After the move, Mark started his own one-person firm, Schnell Urban Design. “Urban design is typically practiced in a small wing of a large firm, where they use it to secure huge architecture or engineering projects. I wanted to try a boutique model where I could stay focused on great urbanism as the end goal.” Nine years later, Mark has now designed properties in six states and in the Bahamas. “When you work so early in the process, you draw a lot of concepts that never get built for various reasons, but the ones that do get built are sometimes big home runs. That happened with Cinnamon Shore.” Mark designed the key elements of this sixty-acre Gulf-front community in Port Aransas, Texas: the master plan, design code, several houses, a restaurant, and amenities such as parks, pools, and pavilions. He’s now designing two more towns near Cinnamon Shore that will form a string of walkable mixed-use communities reminiscent of those along Highway 30-A. “Paige has worked with me on the interiors of three houses and on a restaurant at Cinnamon Shore. She creates the color palettes for my communities. It’s really great to live, work, and play with such a talented woman and partner.”
You would think it stops there, but designing interiors and towns just wasn’t enough for the Schnells. In 2010, Mark and Paige created another legacy that our town will cherish for decades to come: the 30A Songwriters Festival. They essentially “designed” a festival from the ground up. “We started going to see songwriters in Nashville and Atlanta and really enjoyed their storytelling and sharing the reasons behind the songs. When you listen to a song on the radio, you might know it’s a great song, but you don’t know why it came about. We feel a kinship with songwriters, who are essentially the designers of songs, and we tried to create an event to showcase their talents.” One night we were sitting at the bar of Trattoria Borago and Jennifer Steele was beside us. We mentioned the idea to her. She had just started as director of the Cultural Arts Association, and she came back and said, “What if we produce the festival through the CAA?”
The answer was yes, and the Cultural Arts Association inaugurated the first annual 30A Songwriters Festival in 2010. Mark and Paige were heavily involved in the creation and execution of the first festival and may be the festival founders, but they are quick to point out that the 30A Songwriters Festival could not have happened without the talented group of local stakeholders who helped to put Scenic Highway 30-A on the map as a cultural corridor for the arts.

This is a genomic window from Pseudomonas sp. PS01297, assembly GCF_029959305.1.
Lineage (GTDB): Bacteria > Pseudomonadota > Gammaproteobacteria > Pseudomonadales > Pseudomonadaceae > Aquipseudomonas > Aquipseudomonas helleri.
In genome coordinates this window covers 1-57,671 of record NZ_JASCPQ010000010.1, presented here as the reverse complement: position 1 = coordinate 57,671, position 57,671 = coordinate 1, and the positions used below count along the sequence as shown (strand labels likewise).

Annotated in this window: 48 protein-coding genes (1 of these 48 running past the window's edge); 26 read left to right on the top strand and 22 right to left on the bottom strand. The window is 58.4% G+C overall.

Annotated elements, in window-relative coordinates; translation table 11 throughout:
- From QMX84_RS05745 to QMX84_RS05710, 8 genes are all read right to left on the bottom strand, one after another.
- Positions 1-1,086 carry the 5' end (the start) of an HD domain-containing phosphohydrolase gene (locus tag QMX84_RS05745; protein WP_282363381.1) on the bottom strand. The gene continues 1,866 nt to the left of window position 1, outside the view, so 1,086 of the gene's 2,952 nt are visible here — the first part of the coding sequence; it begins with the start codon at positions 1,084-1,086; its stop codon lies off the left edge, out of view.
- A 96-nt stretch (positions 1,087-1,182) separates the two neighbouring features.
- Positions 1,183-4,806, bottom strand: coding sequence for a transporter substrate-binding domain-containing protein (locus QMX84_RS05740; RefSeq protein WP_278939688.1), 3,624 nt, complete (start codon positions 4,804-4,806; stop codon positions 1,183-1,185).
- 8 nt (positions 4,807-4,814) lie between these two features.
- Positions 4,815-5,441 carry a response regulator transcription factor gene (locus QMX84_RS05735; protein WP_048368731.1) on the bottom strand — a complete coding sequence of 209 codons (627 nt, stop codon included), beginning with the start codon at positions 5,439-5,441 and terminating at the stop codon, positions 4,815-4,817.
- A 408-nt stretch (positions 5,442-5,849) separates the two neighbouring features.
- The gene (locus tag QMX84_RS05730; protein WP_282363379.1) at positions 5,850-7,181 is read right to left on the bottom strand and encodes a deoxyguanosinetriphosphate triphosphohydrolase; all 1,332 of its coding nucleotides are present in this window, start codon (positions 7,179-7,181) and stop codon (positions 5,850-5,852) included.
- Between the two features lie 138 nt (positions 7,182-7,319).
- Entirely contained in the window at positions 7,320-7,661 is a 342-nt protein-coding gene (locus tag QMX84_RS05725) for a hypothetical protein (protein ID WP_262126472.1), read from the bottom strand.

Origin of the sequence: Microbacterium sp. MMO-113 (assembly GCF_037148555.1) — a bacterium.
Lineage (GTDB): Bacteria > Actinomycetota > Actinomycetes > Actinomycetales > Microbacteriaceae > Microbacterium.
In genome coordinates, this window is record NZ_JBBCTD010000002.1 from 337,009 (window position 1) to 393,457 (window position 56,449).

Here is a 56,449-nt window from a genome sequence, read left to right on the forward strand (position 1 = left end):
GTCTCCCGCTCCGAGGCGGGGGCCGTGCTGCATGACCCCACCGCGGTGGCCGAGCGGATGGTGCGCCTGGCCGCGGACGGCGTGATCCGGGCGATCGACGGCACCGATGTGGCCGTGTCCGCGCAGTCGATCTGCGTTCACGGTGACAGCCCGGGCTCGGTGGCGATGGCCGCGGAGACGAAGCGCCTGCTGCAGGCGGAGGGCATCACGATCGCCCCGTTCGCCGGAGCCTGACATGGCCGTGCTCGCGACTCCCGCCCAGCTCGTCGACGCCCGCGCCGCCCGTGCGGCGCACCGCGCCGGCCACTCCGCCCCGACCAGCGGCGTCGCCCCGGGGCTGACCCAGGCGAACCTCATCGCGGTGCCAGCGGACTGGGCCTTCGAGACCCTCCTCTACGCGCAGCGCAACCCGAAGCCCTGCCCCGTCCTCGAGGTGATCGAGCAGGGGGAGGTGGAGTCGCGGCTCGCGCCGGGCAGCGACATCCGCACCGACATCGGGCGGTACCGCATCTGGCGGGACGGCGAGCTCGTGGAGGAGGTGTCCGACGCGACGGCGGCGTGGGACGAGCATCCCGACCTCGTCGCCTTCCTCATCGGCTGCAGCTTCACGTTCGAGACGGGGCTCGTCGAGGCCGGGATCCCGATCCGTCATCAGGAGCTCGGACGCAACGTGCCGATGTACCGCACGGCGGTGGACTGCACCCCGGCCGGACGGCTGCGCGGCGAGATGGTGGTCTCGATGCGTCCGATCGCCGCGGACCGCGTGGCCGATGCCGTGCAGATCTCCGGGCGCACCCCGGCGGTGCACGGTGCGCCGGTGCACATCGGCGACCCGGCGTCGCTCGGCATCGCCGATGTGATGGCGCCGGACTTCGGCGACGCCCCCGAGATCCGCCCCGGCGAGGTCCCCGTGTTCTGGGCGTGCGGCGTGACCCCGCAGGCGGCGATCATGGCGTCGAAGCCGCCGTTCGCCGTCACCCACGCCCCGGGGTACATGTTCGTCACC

But wait—there’s more. Last summer, the Schnells opened a boutique beach store called Coast, located next to 723 Whiskey Bravo in Seagrove. “Mark designs most of the T-shirts and I curate the product mix and run the store,” Paige says. They have also both served on the board of the Seaside Repertory Theatre, where Mark organizes concerts and Paige helps create their beloved events, such as the Prom.
I can’t help but wonder out loud, “Are they finished? What will they design for us next?” Paige was quick to answer: “I’ve just started a new fabric line.” And Mark? “I’d like to use my skills to help improve the place we call home. I want to guide and create a vision for the future of South Walton and the towns of 30-A.” We are ready and waiting.
Anna Kay Porch
“This year, Tracery is celebrating its tenth anniversary. Anna Kay Porch is a talented designer who has grown right along with Tracery,” says Paige Schnell, owner. “I can spot talent and I knew she was good.” Anna Kay came to Tracery in 2005 to interview for a summer internship, and Paige hired her on the spot.
“Our first project together was the Private Residence Club at Rosemary Beach, where we designed sixteen condos together. If you watched us working, you’d see that we don’t really talk; we just feel it, then create it,” says Anna Kay, who is involved in everything from selecting merchandise for Tracery to working with clients on drawings, designs, and installations. “We furnish homes but are also involved in the design and architecture plans, whether it’s a remodel or new construction. I’m involved from the first meeting to the installation. My favorite part of the process is seeing the client’s reaction to their new space.”
Homes by Tracery Interiors
Cathy Layton – Sarasota, Florida
“We purchased a historic Mediterranean Revival home, truly an icon of architectural design. Our challenge was to engage a team that could make the interiors respectful of the historic features yet keep them comfortable and casual—the way we live. Those Tracery ladies nailed it!”
Staci and Derek Bakarich – Atlanta, Georgia
“Tracery totally transformed our home into a unique space that suits us perfectly. When we purchased our beach house it was anything but ‘us.’ Now we are 100 percent in love with it. We couldn’t be happier with the Tracery team. We are excited about upcoming projects with them—they are truly talented!”
Jon and Ashley – Clemson, South Carolina
“When we were looking for an interior designer for our home, we wanted to do something different, not like everything we had always seen and done. Tracery’s elegant-yet-eclectic style won us over. In the Clemson project—to use a baseball analogy—we were hoping for a double or triple at the presentation, but instead, A.K. and Paige hit a grand slam. Tracery definitely opened our eyes to a more modern yet still classy approach to design.”